Everybody knows and follows general work ethics such as being present at work, doing tasks assigned to you, attending meetings, etc. Apart from these typical office routines, there are some behaviors that are not discussed but should be avoided if you don’t want to distract colleagues.
Unspoken work ethics…
Don’t bite an apple at work
It’s not a joke! Every bite you take from your apple may be a very noisy distraction for your office mates. Keep it quiet. Eat as many apples as you want AT HOME. The same applies for peaches, pears, etc. If you really have to eat fruits, go for bananas or grapes, which can be eaten quietly. If you love apples so much that you can’t survive without them at work, try using a knife.
Lunch is more delicious at outside of the office
Get some fresh air during lunchtime . It will dramatically increase your productivity. Many people bring lunch from home, which is a great habit for saving money and spending less time for lunch. However, you don’t have to eat it at your desk. Check if your company has spaces that are allocated for eating and relaxing. If it doesn’t, search within a few blocks from your work to find a food court or a park. Eating at the desk may be very annoying for your office mates, especially if you like smelly foods or if you keep your mouth open while eating.
Keep your distance from chewing gum
I know that it’s tempting. You may need it to fight with stress or to keep your teeth clean when you don’t have a chance to brush. It’s understandable, but make sure to take it out after a reasonable time. If you’re chewing for half of the day, your office mates may notice the systematic noise from your desk and it may distract them.
Your love can wait until five o’clock
We want to keep in touch with our loved ones, which is a beautiful thing. Call him/her whenever you get a chance but don’t forget that you are paid to work, not to have personal calls. If you have personal calls for hours at work, it may cause your office mates to question your workload and integrity. I had a colleague a while ago — he was a quiet guy while he was single, but once he got engaged, he started spending half of the day on the phone through his Bluetooth headset. It’s distracting.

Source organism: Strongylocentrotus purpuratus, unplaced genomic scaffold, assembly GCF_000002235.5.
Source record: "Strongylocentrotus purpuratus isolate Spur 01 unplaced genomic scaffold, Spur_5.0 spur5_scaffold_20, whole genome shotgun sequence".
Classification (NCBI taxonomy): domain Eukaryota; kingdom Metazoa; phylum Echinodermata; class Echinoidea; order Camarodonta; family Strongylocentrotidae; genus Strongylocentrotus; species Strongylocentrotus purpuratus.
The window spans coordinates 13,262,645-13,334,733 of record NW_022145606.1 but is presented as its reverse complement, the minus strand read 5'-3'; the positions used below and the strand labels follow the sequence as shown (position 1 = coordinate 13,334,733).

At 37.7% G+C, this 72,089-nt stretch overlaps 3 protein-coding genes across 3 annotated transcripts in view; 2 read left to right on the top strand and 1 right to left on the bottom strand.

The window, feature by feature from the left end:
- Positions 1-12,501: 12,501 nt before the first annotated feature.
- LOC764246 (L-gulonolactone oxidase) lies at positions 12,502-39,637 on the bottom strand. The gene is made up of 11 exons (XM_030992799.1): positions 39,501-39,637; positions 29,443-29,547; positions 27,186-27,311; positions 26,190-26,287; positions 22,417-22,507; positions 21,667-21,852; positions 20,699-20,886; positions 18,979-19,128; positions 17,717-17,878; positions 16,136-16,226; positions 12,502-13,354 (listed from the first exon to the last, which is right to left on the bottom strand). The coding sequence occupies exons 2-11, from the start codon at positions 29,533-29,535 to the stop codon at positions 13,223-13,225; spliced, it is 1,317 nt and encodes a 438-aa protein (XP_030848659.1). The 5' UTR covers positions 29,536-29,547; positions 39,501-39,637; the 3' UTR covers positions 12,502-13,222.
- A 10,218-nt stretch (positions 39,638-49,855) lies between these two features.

Don’t sleep (and if you do, don’t snore)
Yes, I had colleagues sleeping at work regularly. It’s normal for people to fall asleep when they are very tired but if someone falls asleep every day, it raises a red flag about that person’s work ethics.
Limit using slang
Writing “rite” instead of “right” won’t save hours from your schedule. Instead, it will make your emails and IMs difficult to read. Besides, it’s not professional. It is useful and understandable to use some acronyms such as “FYI” and “COB”. However, there is no good reason to write “u” instead of “you” or “k” instead of “okay”.
Meeting is for meeting
Meetings are not for eating. Try not to bring any food to a meeting room. You may have a very tight schedule and you may not have time for your lunch, but please note that it’s not other participants’ concern. It is disrespectful to eat while your colleagues are talking or when they are expecting you to talk.
Know your desk’s borders
You can be super messy and unorganized in your desk space — it’s your work area. However, make sure that your stuff doesn’t fly or move to your colleagues’ desk. This includes your chair and bag.
Reply to the questions in emails
If someone sends an email with questions, make sure to reply to them. Leaving an email unanswered is neither kind nor ethical. You are getting paid to read and reply to your work emails, not to ignore them.